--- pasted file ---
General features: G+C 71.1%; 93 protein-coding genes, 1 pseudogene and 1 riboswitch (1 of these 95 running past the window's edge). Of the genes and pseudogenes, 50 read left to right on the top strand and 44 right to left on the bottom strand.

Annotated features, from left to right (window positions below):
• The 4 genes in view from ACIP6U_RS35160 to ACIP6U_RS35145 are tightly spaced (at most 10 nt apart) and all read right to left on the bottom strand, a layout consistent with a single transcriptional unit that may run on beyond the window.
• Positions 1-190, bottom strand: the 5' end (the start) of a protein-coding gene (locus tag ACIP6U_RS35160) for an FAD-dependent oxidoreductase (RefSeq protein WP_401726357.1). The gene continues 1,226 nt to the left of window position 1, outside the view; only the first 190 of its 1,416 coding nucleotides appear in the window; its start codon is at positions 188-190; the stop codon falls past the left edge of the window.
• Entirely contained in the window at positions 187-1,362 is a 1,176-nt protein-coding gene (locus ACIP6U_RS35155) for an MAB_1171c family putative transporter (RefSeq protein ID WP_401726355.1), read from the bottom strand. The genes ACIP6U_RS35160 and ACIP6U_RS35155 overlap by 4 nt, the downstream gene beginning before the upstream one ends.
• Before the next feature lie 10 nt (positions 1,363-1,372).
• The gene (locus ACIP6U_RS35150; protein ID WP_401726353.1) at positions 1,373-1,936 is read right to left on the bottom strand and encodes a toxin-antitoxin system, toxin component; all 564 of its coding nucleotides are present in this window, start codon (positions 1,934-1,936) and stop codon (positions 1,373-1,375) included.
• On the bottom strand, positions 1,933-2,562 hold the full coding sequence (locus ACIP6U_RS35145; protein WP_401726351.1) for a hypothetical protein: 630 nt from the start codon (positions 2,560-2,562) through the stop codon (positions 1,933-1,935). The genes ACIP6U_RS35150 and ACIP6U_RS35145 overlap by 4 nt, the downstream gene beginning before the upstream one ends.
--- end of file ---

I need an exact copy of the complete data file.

General features: G+C 71.1%; 93 protein-coding genes, 1 pseudogene and 1 riboswitch (1 of these 95 running past the window's edge). Of the genes and pseudogenes, 50 read left to right on the top strand and 44 right to left on the bottom strand.

Annotated features, from left to right (window positions below):
• The 4 genes in view from ACIP6U_RS35160 to ACIP6U_RS35145 are tightly spaced (at most 10 nt apart) and all read right to left on the bottom strand, a layout consistent with a single transcriptional unit that may run on beyond the window.
• Positions 1-190, bottom strand: the 5' end (the start) of a protein-coding gene (locus tag ACIP6U_RS35160) for an FAD-dependent oxidoreductase (RefSeq protein WP_401726357.1). The gene continues 1,226 nt to the left of window position 1, outside the view; only the first 190 of its 1,416 coding nucleotides appear in the window; its start codon is at positions 188-190; the stop codon falls past the left edge of the window.
• Entirely contained in the window at positions 187-1,362 is a 1,176-nt protein-coding gene (locus ACIP6U_RS35155) for an MAB_1171c family putative transporter (RefSeq protein ID WP_401726355.1), read from the bottom strand. The genes ACIP6U_RS35160 and ACIP6U_RS35155 overlap by 4 nt, the downstream gene beginning before the upstream one ends.
• Before the next feature lie 10 nt (positions 1,363-1,372).
• The gene (locus ACIP6U_RS35150; protein ID WP_401726353.1) at positions 1,373-1,936 is read right to left on the bottom strand and encodes a toxin-antitoxin system, toxin component; all 564 of its coding nucleotides are present in this window, start codon (positions 1,934-1,936) and stop codon (positions 1,373-1,375) included.
• On the bottom strand, positions 1,933-2,562 hold the full coding sequence (locus ACIP6U_RS35145; protein WP_401726351.1) for a hypothetical protein: 630 nt from the start codon (positions 2,560-2,562) through the stop codon (positions 1,933-1,935). The genes ACIP6U_RS35150 and ACIP6U_RS35145 overlap by 4 nt, the downstream gene beginning before the upstream one ends.